Times seem great for e-commerce, at least definitely great for the top three- Flipkart, Amazon and SnapDeal. Venture Capitalists seem to have found the sweet-spot on their bats -made of cash- tossing valuations out of the stadium for sixes. Customer awareness is at an all-time high and offline retailers can’t stop pacing to and fro. Revolutionary, indeed.
What is that smell, though? It reeks of the dot-com bubble burst of the late 90s. Insane valuations? Check. Revolutionary? Check. Screw ‘P/E’? Check.
Each one of these companies is loss-making and pleasure themselves in the myopic comfort of soaring GMVs. ‘You have any doubt?” (sic) was the reaction of Rakesh Jhunjhunwala on being asked if e-commerce firms were overvalued.
Prima facie everything looks hunky-dory. Let’s dig deeper. This article will look at the threats and reasons why Indian e-commerce may simply be another bubble in the making; and how a company can circumvent and survive this bubble.
Unarguably, the most important reason for e-commerce companies’ success so far has been the deep discounting of their product catalogues. They call it the ‘customer acquisition cost’, necessary to engender and segue to an online-shopping culture. Fair enough; but what they leave out is how their companies will make a change to profitability in future, once they have acquired their desired level of market share. Discounting is unsustainable and even contagious. It addicts the customer and the company.
I remember reading an article in the Mint a few weeks ago where the newly formed www.abof.com, the online fashion store of the Aditya Birla Group made amusing proclamations: “The new portal will be targeted at the young and have a curated collection focusing on quality and NOT GIVE DISCOUNTS, executives of the company said. ‘To get an analogy from the cellphone world, we would like to be the Apple of the industry,’ said Prashant Gupta, president and CEO of abof.com.” And soon enough, this is what I received in my email just yesterday:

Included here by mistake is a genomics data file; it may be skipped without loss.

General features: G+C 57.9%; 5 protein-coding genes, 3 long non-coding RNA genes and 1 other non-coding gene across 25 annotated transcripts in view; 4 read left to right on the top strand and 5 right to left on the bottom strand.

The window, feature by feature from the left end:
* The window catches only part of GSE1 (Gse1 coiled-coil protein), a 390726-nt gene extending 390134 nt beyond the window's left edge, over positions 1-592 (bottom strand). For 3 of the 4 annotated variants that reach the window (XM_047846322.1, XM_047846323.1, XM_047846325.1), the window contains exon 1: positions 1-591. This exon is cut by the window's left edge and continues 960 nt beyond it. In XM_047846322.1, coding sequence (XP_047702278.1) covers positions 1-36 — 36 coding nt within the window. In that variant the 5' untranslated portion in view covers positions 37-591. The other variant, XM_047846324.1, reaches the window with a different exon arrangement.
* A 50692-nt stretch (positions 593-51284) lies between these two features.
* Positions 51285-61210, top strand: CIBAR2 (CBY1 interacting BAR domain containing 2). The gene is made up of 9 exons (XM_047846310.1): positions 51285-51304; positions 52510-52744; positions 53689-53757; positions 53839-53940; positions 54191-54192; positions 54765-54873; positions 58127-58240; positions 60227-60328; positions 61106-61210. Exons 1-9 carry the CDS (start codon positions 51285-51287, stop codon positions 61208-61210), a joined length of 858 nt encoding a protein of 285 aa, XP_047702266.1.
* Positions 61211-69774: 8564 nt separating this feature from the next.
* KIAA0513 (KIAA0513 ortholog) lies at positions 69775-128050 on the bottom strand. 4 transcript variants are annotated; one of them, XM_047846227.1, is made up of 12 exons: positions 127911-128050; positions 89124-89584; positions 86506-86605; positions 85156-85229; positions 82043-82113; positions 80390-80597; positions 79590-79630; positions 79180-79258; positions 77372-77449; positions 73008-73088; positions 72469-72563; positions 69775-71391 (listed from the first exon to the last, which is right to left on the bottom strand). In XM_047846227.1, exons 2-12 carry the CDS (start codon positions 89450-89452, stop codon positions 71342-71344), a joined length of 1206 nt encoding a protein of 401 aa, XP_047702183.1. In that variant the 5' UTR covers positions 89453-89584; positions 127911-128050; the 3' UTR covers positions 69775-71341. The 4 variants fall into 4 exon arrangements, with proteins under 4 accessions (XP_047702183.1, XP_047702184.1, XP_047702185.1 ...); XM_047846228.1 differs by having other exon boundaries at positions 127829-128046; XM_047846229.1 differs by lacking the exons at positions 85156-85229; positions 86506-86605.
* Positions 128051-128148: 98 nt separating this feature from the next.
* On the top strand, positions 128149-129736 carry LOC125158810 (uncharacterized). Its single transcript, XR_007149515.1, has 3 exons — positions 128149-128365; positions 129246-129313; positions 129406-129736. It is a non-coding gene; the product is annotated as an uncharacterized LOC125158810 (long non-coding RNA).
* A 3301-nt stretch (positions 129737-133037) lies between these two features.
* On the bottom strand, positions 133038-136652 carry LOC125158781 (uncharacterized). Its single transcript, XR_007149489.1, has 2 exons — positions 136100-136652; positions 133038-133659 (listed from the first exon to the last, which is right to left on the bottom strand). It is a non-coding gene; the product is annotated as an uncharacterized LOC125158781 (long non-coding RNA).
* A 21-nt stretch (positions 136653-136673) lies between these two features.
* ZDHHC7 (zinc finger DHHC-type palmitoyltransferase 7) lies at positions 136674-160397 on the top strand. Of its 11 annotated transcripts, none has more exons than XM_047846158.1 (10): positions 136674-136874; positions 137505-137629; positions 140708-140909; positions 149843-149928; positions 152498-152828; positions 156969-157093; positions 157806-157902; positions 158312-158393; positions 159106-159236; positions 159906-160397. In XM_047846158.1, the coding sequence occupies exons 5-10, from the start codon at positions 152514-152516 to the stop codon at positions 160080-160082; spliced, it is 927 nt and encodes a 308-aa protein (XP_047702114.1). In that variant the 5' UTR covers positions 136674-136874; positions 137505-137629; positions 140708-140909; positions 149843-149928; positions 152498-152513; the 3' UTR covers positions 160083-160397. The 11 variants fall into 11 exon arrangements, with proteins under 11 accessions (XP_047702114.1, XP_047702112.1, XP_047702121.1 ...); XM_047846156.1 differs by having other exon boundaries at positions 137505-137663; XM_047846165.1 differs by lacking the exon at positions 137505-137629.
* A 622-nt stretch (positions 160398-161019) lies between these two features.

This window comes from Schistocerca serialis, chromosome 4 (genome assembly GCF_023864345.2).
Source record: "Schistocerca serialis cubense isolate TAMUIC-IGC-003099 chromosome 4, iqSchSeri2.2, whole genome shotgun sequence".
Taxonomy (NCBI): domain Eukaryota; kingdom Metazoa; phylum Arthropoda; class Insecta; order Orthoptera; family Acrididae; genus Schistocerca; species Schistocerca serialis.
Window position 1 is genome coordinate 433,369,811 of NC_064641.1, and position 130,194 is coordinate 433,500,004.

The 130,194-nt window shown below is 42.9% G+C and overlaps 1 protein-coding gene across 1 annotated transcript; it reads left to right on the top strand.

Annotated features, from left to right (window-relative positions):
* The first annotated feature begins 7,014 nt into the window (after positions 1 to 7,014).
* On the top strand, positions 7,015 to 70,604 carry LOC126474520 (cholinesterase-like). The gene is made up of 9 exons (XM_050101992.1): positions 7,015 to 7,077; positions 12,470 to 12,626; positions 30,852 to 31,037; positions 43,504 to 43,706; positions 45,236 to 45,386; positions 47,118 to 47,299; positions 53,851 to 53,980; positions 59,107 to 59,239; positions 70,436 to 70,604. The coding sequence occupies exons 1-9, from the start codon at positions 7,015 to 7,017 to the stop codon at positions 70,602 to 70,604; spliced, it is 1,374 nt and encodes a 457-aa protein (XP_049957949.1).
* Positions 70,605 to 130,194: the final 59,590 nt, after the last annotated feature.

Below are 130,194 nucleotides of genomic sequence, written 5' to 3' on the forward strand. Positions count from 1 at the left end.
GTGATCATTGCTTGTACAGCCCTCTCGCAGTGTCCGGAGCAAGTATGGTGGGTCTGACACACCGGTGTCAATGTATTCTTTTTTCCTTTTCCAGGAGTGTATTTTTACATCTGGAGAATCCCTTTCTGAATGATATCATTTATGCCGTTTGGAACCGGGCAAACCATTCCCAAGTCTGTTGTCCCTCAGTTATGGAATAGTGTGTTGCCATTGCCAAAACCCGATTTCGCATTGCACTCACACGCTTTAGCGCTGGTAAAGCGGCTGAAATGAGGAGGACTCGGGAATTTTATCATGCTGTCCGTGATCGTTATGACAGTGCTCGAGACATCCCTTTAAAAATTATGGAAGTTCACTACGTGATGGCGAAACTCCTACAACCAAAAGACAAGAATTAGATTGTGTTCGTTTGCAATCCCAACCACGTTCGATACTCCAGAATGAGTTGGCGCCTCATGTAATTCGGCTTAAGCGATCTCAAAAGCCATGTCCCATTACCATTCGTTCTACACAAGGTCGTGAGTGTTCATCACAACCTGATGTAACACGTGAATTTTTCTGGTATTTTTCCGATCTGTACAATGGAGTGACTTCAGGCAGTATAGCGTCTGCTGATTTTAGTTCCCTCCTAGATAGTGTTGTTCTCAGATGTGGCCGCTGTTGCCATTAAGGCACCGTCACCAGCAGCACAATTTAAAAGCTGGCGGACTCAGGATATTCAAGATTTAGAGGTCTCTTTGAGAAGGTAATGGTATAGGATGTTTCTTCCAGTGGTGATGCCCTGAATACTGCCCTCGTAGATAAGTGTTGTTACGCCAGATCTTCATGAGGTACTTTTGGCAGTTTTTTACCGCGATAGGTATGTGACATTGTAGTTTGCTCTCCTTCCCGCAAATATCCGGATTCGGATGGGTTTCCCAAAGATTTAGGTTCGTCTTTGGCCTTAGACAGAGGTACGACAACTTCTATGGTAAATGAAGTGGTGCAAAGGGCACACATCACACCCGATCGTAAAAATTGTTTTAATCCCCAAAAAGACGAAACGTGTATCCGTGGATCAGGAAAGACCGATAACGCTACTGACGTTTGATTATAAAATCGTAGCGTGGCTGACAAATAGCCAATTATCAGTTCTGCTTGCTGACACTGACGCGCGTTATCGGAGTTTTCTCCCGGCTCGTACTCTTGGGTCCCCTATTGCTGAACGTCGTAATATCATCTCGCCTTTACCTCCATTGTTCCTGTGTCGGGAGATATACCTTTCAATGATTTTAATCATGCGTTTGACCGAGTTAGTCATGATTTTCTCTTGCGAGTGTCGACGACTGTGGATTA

This just goes on to show the strength of the lure of discounting. It is an abyss which threatens to become the be-all and end-all of e-commerce. First, in terms of consumer behaviour, people tend to delay their purchases further and further, in the fear that they’ll get a less attractive deal than what they perhaps could have got by waiting for another day. On top of this, discounting seems to be mostly random: Flipkart will all of a sudden announce free shipping on all books or celebrate an electronics special weekend for instance. This further leads to unpredictability over what is the best time to buy and in the anxiety of missing out on the best deal, there is massive cognitive dissonance and instances of deferred purchases. Moreover, if they see the prices fall after they have made a purchase, they grow aversive of the company and assume even more inertia on their next purchase to be broken down only with the most excruciating of discounts. Bottom line: customers are addicted to discounts. The result: discounts are prevalent all the time. In fact, complete start-ups have emerged that simply track price changes on different websites and will notify you when prices fall significantly. Eg: compare.buyhatke.com and www.couponduniya.com. The bigger problem is not that discounting has become synonymous with e-commerce, it is that discounting is a one-way street. There is no going back to normal pricing. Let me illustrate: